Getting back to the game of cricket in general, in a local aspect, Philips says that school cricket tournaments are another reason for the deterioration in quality and standards. Formerly Lankan school cricket was of a very high standard. There were players such as Arjuna Ranatunga, Aravinda de Silva, Roshan Mahanama, Asanka Gurusinha and Chaminda Vaas who all played for Sri Lanka shortly after leaving school, and they performed at the highest level. There they used the two full days play to build innings, bowl long spells. In short, it was a different approach altogether”.

We asked him how he saw this situation through the perspective of a stakeholder. Philips explained, “Again it is very difficult for a stakeholder, individually, to take it up, with this current situation. People who hold office view any kind of constructive criticism as something that is said against it, and then they are hell-bent on punishing that club, and then, funding may not be there. Your players may not get selected. So everybody opts to stay quiet and allow the wagon to move on.”

Nevertheless, players themselves also should begin to think professionally. When they eventually get the big break, they must learn to manage themselves by keeping to correct regimes in all aspects. An international cricketer’s lifespan is short, 10-12 years at the most. So they must know how to manage it. “I have worked with them at grassroots level, but I am glad that one or two boys I mentored — I drilled it so much into them to the point of being a pest, but now, they have invested their monies wisely and lead a very stress-free life. A good point in case is Suranga Lakmal. When he came into our club, being a chena cultivator’s son, he was short of funds to upkeep himself. But, S. Skandakumar and I looked after him and attended to his welfare for about three years, and then he found his feet. There, I sat and spoke to him and said, “You look after yourself physically, the stream of cash will follow you”, and the very thing has happened.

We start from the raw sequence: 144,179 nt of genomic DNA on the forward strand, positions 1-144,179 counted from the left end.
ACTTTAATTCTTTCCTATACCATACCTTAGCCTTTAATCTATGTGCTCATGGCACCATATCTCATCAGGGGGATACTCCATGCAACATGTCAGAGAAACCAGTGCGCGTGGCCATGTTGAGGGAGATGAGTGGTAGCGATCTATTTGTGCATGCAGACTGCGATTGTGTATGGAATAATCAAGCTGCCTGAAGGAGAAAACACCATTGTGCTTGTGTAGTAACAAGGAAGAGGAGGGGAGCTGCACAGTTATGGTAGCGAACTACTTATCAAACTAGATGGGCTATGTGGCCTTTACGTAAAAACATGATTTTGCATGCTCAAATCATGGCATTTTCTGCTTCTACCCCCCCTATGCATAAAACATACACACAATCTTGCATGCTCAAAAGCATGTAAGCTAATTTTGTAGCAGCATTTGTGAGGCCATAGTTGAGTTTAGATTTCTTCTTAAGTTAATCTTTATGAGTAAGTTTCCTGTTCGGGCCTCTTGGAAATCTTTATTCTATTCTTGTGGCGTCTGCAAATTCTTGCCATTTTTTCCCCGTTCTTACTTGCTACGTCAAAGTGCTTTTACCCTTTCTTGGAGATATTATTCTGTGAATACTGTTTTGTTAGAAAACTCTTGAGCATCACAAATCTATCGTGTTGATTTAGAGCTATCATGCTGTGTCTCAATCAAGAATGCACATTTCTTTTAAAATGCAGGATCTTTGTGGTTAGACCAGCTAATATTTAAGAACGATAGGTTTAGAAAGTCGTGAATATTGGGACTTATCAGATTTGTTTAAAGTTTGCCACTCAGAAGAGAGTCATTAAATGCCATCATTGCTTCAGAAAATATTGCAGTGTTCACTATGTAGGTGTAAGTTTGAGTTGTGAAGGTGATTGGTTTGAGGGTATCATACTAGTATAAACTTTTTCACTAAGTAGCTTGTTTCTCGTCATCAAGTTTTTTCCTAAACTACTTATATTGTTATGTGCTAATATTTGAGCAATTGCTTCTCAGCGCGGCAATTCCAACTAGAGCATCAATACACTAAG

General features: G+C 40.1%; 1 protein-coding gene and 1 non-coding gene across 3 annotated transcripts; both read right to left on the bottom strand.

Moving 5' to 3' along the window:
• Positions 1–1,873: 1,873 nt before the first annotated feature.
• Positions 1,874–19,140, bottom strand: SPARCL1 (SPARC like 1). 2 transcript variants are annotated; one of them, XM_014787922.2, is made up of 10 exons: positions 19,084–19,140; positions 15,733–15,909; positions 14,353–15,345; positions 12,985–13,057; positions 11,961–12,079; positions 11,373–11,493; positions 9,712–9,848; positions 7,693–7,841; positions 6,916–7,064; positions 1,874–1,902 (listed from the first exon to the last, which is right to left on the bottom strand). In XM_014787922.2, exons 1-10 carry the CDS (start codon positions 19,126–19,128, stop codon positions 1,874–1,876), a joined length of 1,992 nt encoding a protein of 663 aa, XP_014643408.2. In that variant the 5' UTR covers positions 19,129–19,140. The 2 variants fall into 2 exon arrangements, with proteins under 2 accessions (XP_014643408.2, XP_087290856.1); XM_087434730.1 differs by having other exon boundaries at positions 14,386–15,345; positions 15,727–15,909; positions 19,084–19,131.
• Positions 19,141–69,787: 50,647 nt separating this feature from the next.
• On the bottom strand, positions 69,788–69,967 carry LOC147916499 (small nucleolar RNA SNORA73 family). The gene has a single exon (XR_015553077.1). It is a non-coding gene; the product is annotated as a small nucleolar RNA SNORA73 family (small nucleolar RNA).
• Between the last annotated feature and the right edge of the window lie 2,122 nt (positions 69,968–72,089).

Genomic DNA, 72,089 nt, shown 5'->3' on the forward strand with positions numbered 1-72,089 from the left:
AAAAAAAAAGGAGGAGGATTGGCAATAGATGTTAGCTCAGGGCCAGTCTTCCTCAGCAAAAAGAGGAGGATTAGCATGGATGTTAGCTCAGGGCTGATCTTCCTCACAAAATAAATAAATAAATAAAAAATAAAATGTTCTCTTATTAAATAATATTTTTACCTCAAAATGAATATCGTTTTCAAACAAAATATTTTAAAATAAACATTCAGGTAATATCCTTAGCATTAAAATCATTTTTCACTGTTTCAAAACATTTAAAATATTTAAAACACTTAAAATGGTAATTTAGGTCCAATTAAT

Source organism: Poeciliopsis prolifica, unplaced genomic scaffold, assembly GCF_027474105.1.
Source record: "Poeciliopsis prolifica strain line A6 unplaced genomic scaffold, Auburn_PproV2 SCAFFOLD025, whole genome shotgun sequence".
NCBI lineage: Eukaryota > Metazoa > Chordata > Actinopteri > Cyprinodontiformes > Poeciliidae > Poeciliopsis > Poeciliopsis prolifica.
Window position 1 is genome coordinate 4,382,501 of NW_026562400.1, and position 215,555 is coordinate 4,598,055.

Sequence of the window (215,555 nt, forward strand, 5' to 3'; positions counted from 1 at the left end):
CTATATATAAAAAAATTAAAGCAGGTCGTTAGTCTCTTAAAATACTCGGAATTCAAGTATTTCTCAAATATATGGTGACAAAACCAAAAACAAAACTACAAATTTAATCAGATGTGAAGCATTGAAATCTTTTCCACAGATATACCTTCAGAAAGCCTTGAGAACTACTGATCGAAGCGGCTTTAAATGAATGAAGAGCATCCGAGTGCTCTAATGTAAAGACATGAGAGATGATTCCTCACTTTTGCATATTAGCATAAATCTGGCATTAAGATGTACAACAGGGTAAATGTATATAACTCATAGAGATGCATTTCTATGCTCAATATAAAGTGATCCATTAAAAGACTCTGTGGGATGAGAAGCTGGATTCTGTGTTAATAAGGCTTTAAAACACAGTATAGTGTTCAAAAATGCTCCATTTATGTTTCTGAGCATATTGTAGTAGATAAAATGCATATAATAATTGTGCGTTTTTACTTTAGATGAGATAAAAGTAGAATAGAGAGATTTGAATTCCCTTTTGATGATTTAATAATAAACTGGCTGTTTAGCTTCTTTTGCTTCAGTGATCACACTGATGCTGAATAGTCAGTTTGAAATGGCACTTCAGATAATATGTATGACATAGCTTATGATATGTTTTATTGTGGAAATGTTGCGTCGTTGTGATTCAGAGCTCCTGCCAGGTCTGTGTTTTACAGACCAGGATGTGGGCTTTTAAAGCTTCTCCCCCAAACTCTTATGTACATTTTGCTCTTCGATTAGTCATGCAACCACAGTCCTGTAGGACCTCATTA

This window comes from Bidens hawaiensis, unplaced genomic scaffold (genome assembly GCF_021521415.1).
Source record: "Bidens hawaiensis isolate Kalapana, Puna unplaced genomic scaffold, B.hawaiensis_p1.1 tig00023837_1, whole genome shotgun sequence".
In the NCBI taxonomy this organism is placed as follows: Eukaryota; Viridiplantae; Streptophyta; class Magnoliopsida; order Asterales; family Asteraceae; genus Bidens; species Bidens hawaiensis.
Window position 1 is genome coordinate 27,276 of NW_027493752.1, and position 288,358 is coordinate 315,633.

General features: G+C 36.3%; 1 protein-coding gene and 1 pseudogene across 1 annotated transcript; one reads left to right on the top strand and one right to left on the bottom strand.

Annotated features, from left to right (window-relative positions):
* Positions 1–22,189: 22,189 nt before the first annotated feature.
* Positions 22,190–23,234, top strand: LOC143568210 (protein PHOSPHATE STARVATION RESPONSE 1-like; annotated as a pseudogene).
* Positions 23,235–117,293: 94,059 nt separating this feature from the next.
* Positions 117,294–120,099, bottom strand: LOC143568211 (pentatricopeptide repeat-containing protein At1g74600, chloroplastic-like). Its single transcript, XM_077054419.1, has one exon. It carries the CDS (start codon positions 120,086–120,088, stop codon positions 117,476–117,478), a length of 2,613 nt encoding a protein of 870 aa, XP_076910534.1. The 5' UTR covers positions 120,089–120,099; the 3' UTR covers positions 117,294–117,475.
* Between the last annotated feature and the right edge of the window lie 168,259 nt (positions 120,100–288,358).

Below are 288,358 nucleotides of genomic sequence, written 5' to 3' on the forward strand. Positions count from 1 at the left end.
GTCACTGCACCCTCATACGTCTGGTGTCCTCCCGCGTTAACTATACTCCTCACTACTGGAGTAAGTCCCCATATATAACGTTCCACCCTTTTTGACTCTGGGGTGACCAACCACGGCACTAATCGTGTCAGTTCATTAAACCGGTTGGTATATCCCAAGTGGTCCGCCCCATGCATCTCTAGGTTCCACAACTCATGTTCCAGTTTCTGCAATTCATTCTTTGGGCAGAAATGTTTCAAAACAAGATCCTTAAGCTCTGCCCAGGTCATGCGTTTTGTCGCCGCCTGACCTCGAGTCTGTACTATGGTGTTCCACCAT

Philips is not a follower of the Provincial Cricket doctrine and describes it as a political vehicle for someone’s use. He is of the view that they should go back to the old system where we had a very competitive club cricket tournament. It should only involve 10 clubs the most, and automatically the quality of cricket will improve. Then it will be possible for the authorities to improve the facilities of the clubs too. Then there will be a good tournament with clubs that have good bench strength.

Still for all, he feels that, to get cricket back on track, a change in the constitution is imperative. He says cricket, at present, is like a patient who is suffering from a terminal illness and, if timely action is not taken, the game of cricket in this country would die. He added, “We have spoken reams on this subject and now we are taking it up from the angle of a stakeholder. The greats have already spoken about the situation. Some of the most respectable administrators have aired their views. So now it is up to the Minister of Sports to make the right decision. The constitution really needs to be addressed. It should be made open to persons with some sport or commercial and corporate background — a person who will come in and do the policy planning and the financial administration. Practical areas could be handled by former players who have engaged in the game, which is also very important.

“We are talking about a Rs 1 billion industry. Then you can’t let a person who has played just a little club cricket, coming in and doing the administration. You need checks and balances. You need corporate governance, you need CAPEX expenditure, and all these are serious issues. Cricket is only a sport, but the management of it is a billion rupee industry”.